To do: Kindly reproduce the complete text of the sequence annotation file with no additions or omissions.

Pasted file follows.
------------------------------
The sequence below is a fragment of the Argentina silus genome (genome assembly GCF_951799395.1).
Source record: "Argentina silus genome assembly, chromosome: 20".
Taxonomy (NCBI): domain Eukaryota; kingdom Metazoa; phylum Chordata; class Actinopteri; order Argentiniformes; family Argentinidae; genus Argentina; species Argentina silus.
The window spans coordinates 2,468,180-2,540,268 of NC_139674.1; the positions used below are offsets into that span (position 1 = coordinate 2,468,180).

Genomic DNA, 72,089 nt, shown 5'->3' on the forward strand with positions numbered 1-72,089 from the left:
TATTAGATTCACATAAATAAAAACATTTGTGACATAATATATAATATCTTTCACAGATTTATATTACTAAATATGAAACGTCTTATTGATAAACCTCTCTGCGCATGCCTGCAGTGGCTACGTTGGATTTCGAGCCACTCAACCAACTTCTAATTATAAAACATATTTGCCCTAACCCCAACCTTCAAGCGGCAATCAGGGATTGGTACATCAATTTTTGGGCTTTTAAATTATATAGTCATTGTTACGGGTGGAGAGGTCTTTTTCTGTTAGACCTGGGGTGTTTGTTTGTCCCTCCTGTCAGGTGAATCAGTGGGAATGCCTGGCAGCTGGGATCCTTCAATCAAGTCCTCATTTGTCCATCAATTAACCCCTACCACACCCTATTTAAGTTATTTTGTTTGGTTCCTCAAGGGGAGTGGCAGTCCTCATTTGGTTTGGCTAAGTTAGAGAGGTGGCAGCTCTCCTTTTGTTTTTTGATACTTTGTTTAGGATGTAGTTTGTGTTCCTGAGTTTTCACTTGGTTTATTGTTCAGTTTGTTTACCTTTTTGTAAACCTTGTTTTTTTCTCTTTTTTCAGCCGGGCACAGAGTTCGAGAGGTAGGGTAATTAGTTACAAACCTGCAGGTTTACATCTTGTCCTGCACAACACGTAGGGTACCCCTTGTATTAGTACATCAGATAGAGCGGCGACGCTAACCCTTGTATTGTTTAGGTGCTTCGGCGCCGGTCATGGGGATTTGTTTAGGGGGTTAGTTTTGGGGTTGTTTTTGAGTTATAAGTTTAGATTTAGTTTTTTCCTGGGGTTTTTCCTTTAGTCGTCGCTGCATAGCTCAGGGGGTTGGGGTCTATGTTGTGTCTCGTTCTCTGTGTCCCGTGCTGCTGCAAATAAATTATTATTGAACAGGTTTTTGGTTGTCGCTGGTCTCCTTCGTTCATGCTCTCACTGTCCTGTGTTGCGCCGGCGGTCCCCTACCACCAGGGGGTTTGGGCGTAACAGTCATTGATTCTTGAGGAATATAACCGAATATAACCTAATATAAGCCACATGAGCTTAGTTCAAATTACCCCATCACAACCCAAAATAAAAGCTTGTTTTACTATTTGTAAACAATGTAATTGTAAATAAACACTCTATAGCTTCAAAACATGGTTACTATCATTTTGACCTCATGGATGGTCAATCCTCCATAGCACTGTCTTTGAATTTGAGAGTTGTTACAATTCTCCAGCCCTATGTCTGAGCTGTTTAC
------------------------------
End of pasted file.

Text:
The sequence below is a fragment of the Argentina silus genome (genome assembly GCF_951799395.1).
Source record: "Argentina silus genome assembly, chromosome: 20".
Taxonomy (NCBI): domain Eukaryota; kingdom Metazoa; phylum Chordata; class Actinopteri; order Argentiniformes; family Argentinidae; genus Argentina; species Argentina silus.
The window spans coordinates 2,468,180-2,540,268 of NC_139674.1; the positions used below are offsets into that span (position 1 = coordinate 2,468,180).

Genomic DNA, 72,089 nt, shown 5'->3' on the forward strand with positions numbered 1-72,089 from the left:
TATTAGATTCACATAAATAAAAACATTTGTGACATAATATATAATATCTTTCACAGATTTATATTACTAAATATGAAACGTCTTATTGATAAACCTCTCTGCGCATGCCTGCAGTGGCTACGTTGGATTTCGAGCCACTCAACCAACTTCTAATTATAAAACATATTTGCCCTAACCCCAACCTTCAAGCGGCAATCAGGGATTGGTACATCAATTTTTGGGCTTTTAAATTATATAGTCATTGTTACGGGTGGAGAGGTCTTTTTCTGTTAGACCTGGGGTGTTTGTTTGTCCCTCCTGTCAGGTGAATCAGTGGGAATGCCTGGCAGCTGGGATCCTTCAATCAAGTCCTCATTTGTCCATCAATTAACCCCTACCACACCCTATTTAAGTTATTTTGTTTGGTTCCTCAAGGGGAGTGGCAGTCCTCATTTGGTTTGGCTAAGTTAGAGAGGTGGCAGCTCTCCTTTTGTTTTTTGATACTTTGTTTAGGATGTAGTTTGTGTTCCTGAGTTTTCACTTGGTTTATTGTTCAGTTTGTTTACCTTTTTGTAAACCTTGTTTTTTTCTCTTTTTTCAGCCGGGCACAGAGTTCGAGAGGTAGGGTAATTAGTTACAAACCTGCAGGTTTACATCTTGTCCTGCACAACACGTAGGGTACCCCTTGTATTAGTACATCAGATAGAGCGGCGACGCTAACCCTTGTATTGTTTAGGTGCTTCGGCGCCGGTCATGGGGATTTGTTTAGGGGGTTAGTTTTGGGGTTGTTTTTGAGTTATAAGTTTAGATTTAGTTTTTTCCTGGGGTTTTTCCTTTAGTCGTCGCTGCATAGCTCAGGGGGTTGGGGTCTATGTTGTGTCTCGTTCTCTGTGTCCCGTGCTGCTGCAAATAAATTATTATTGAACAGGTTTTTGGTTGTCGCTGGTCTCCTTCGTTCATGCTCTCACTGTCCTGTGTTGCGCCGGCGGTCCCCTACCACCAGGGGGTTTGGGCGTAACAGTCATTGATTCTTGAGGAATATAACCGAATATAACCTAATATAAGCCACATGAGCTTAGTTCAAATTACCCCATCACAACCCAAAATAAAAGCTTGTTTTACTATTTGTAAACAATGTAATTGTAAATAAACACTCTATAGCTTCAAAACATGGTTACTATCATTTTGACCTCATGGATGGTCAATCCTCCATAGCACTGTCTTTGAATTTGAGAGTTGTTACAATTCTCCAGCCCTATGTCTGAGCTGTTTAC